Two more SWAT raids gone bad in the past couple of weeks have kept the spotlight on the aggressive police units and the tactics they employ. In Polk County, Georgia, an elderly Cedartown woman was hospitalized after suffering a heart attack as a local police SWAT team and DEA agents swarmed the wrong house. In Detroit, in an incident that drew national attention, a 7-year-old girl was killed by police gunfire in a SWAT raid at the wrong apartment in a house . The SWAT team was attempting to arrest a murder suspect, so there was arguably more of a case for SWAT than in the routine drug cases we normally track in Drug War Chronicle. But the incident tragically demonstrates the potential dangers arising from such aggressive police tactics.
The two raids come before the national outrage generated by the now infamous dog-killing SWAT raid  in Columbia, Missouri, has had a chance to die down. In that raid, a videotape of which went viral on YouTube, a SWAT team executing a marijuana search warrant burst into a family home and shot two dogs, killing one, before ushering the suspect's terrified wife and young daughter out of the home. All police came up with was a tiny amount of pot and a pipe.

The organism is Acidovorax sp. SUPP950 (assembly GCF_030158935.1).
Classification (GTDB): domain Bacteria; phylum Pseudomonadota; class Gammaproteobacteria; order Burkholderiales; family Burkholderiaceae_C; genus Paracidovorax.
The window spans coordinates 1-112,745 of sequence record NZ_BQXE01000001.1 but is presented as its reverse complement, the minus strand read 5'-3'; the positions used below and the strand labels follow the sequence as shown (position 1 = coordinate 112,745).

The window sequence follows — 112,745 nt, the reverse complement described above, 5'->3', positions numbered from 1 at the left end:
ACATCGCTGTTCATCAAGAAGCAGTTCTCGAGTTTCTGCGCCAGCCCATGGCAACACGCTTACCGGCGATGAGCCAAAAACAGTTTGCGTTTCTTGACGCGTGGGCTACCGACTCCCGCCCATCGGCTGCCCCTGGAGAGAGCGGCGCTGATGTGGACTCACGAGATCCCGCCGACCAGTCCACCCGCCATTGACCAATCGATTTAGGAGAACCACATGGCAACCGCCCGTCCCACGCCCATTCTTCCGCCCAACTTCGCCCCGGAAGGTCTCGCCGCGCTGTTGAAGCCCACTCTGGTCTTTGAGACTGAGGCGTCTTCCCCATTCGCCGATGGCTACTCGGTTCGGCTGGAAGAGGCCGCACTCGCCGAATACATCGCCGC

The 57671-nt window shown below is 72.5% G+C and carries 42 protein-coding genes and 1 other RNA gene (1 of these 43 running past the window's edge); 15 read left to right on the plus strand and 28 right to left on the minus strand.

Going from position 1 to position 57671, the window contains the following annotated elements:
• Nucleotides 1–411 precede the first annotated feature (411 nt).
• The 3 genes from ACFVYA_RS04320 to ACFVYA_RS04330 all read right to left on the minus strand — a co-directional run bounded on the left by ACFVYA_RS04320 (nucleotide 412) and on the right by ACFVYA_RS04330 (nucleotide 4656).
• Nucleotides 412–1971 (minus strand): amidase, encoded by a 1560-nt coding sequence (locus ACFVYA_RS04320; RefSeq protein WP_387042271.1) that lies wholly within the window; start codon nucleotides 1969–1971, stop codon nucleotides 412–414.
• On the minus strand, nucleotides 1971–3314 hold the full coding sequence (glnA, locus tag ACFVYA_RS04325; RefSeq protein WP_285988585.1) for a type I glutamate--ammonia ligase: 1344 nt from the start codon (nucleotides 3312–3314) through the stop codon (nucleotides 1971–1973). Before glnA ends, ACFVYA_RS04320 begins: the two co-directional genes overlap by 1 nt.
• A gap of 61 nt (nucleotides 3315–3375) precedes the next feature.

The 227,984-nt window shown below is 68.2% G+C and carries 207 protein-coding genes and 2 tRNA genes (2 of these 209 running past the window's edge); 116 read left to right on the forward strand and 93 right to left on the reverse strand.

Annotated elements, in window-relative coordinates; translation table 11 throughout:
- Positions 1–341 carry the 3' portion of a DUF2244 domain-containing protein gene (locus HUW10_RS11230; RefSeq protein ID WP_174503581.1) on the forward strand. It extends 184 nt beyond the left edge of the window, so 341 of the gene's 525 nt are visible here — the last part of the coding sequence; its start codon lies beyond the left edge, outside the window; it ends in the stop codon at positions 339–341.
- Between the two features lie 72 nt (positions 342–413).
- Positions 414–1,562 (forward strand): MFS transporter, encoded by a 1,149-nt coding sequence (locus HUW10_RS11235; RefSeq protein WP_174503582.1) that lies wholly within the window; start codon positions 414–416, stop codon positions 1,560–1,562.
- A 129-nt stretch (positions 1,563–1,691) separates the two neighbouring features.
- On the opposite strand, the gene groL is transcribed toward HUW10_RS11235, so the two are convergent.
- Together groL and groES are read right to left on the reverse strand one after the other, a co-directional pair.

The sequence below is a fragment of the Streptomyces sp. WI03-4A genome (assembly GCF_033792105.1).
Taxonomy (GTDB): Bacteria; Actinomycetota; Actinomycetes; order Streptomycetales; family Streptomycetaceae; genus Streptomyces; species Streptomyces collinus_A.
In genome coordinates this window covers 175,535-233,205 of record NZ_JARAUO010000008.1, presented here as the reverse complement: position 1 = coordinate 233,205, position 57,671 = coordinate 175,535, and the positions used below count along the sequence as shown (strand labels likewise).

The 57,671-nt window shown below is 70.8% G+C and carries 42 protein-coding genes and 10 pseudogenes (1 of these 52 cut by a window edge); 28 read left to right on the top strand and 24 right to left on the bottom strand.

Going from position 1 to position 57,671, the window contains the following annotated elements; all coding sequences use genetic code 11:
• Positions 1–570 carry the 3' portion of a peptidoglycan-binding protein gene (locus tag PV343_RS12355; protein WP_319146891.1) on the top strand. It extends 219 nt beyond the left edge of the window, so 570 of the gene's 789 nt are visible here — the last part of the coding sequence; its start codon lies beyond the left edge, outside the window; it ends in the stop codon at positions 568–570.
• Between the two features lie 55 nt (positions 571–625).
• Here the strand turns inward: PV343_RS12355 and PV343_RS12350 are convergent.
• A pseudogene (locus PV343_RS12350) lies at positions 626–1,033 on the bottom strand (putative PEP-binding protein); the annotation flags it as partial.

In the Georgia raid, Helen Pruett, 76, was home alone when nearly a dozen agents entered her property with guns drawn in search of drug dealers. They were actually looking for another residence on the same property, but mistakenly -- after two years of surveillance -- hit hers.
"She was at home and a bang came on the back door and she went to the door and by the time she got to the back door, someone was banging on the front door and then they were banging on her kitchen window saying police, police," said Pruett's daughter, Machelle Holl, adding that her mother was scared to open the door until the Polk County Police Chief convinced her she was safe. "They never served her with a warrant. At that point, she said the phones were ringing with the other men that were in the yard and they realized that it was the wrong address," said Holl.
Police Chief Kenny Dodd said police realized the subject they were looking for was not there. "She made us aware that she was having chest pains and we got her medical attention. I stayed with her and kept her calm and talked with her, monitored her vital signs until the ambulance arrived," said Dodd.